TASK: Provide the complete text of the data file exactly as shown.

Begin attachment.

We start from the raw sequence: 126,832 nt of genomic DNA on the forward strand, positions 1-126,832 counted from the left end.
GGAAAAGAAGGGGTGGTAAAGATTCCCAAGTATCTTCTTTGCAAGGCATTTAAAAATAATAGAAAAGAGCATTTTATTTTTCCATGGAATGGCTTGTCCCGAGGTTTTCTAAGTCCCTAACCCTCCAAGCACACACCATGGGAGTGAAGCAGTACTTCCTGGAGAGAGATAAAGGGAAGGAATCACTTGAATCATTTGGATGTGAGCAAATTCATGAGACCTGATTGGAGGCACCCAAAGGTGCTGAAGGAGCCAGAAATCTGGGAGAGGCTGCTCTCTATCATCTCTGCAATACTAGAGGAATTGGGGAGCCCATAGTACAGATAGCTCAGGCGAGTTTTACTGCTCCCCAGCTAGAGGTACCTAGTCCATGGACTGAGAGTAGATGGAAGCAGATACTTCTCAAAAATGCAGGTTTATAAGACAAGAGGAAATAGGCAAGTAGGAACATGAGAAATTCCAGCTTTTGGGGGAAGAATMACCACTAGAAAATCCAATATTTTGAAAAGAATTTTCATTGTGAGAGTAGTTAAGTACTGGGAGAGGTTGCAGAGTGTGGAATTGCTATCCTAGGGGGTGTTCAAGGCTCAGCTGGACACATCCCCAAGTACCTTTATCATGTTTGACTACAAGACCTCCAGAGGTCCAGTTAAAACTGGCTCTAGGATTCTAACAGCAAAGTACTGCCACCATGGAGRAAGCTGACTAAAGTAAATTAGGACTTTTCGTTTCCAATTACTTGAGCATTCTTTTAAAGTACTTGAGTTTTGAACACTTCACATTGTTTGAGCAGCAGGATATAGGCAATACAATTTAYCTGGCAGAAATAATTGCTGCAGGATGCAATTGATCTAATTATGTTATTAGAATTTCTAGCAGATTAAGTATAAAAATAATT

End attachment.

We start from the raw sequence: 126,832 nt of genomic DNA on the forward strand, positions 1-126,832 counted from the left end.
GGAAAAGAAGGGGTGGTAAAGATTCCCAAGTATCTTCTTTGCAAGGCATTTAAAAATAATAGAAAAGAGCATTTTATTTTTCCATGGAATGGCTTGTCCCGAGGTTTTCTAAGTCCCTAACCCTCCAAGCACACACCATGGGAGTGAAGCAGTACTTCCTGGAGAGAGATAAAGGGAAGGAATCACTTGAATCATTTGGATGTGAGCAAATTCATGAGACCTGATTGGAGGCACCCAAAGGTGCTGAAGGAGCCAGAAATCTGGGAGAGGCTGCTCTCTATCATCTCTGCAATACTAGAGGAATTGGGGAGCCCATAGTACAGATAGCTCAGGCGAGTTTTACTGCTCCCCAGCTAGAGGTACCTAGTCCATGGACTGAGAGTAGATGGAAGCAGATACTTCTCAAAAATGCAGGTTTATAAGACAAGAGGAAATAGGCAAGTAGGAACATGAGAAATTCCAGCTTTTGGGGGAAGAATMACCACTAGAAAATCCAATATTTTGAAAAGAATTTTCATTGTGAGAGTAGTTAAGTACTGGGAGAGGTTGCAGAGTGTGGAATTGCTATCCTAGGGGGTGTTCAAGGCTCAGCTGGACACATCCCCAAGTACCTTTATCATGTTTGACTACAAGACCTCCAGAGGTCCAGTTAAAACTGGCTCTAGGATTCTAACAGCAAAGTACTGCCACCATGGAGRAAGCTGACTAAAGTAAATTAGGACTTTTCGTTTCCAATTACTTGAGCATTCTTTTAAAGTACTTGAGTTTTGAACACTTCACATTGTTTGAGCAGCAGGATATAGGCAATACAATTTAYCTGGCAGAAATAATTGCTGCAGGATGCAATTGATCTAATTATGTTATTAGAATTTCTAGCAGATTAAGTATAAAAATAATT